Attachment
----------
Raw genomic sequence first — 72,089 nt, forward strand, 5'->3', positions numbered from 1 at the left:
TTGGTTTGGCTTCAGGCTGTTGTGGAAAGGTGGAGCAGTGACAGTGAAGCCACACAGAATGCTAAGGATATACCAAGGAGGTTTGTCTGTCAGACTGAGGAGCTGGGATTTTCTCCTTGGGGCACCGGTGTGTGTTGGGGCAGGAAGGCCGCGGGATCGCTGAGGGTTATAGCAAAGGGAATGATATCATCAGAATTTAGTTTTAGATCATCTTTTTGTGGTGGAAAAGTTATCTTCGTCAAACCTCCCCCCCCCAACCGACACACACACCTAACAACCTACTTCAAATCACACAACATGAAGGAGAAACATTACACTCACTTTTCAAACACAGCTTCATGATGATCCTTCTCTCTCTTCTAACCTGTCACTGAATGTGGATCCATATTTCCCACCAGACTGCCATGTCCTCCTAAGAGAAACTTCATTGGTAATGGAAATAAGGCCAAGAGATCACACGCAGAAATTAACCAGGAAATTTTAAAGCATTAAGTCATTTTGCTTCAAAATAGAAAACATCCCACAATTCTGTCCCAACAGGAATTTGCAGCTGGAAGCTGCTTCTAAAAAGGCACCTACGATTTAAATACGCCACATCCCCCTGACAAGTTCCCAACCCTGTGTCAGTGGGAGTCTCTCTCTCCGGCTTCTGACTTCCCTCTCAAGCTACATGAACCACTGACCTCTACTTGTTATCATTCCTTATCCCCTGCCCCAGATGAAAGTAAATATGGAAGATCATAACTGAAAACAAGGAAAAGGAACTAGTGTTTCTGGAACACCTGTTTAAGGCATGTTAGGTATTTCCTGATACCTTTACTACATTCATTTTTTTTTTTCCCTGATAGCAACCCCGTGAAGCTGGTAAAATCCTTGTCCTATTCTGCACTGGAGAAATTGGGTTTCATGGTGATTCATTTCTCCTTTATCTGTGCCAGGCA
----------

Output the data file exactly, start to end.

Raw genomic sequence first — 72,089 nt, forward strand, 5'->3', positions numbered from 1 at the left:
TTGGTTTGGCTTCAGGCTGTTGTGGAAAGGTGGAGCAGTGACAGTGAAGCCACACAGAATGCTAAGGATATACCAAGGAGGTTTGTCTGTCAGACTGAGGAGCTGGGATTTTCTCCTTGGGGCACCGGTGTGTGTTGGGGCAGGAAGGCCGCGGGATCGCTGAGGGTTATAGCAAAGGGAATGATATCATCAGAATTTAGTTTTAGATCATCTTTTTGTGGTGGAAAAGTTATCTTCGTCAAACCTCCCCCCCCCAACCGACACACACACCTAACAACCTACTTCAAATCACACAACATGAAGGAGAAACATTACACTCACTTTTCAAACACAGCTTCATGATGATCCTTCTCTCTCTTCTAACCTGTCACTGAATGTGGATCCATATTTCCCACCAGACTGCCATGTCCTCCTAAGAGAAACTTCATTGGTAATGGAAATAAGGCCAAGAGATCACACGCAGAAATTAACCAGGAAATTTTAAAGCATTAAGTCATTTTGCTTCAAAATAGAAAACATCCCACAATTCTGTCCCAACAGGAATTTGCAGCTGGAAGCTGCTTCTAAAAAGGCACCTACGATTTAAATACGCCACATCCCCCTGACAAGTTCCCAACCCTGTGTCAGTGGGAGTCTCTCTCTCCGGCTTCTGACTTCCCTCTCAAGCTACATGAACCACTGACCTCTACTTGTTATCATTCCTTATCCCCTGCCCCAGATGAAAGTAAATATGGAAGATCATAACTGAAAACAAGGAAAAGGAACTAGTGTTTCTGGAACACCTGTTTAAGGCATGTTAGGTATTTCCTGATACCTTTACTACATTCATTTTTTTTTTTCCCTGATAGCAACCCCGTGAAGCTGGTAAAATCCTTGTCCTATTCTGCACTGGAGAAATTGGGTTTCATGGTGATTCATTTCTCCTTTATCTGTGCCAGGCA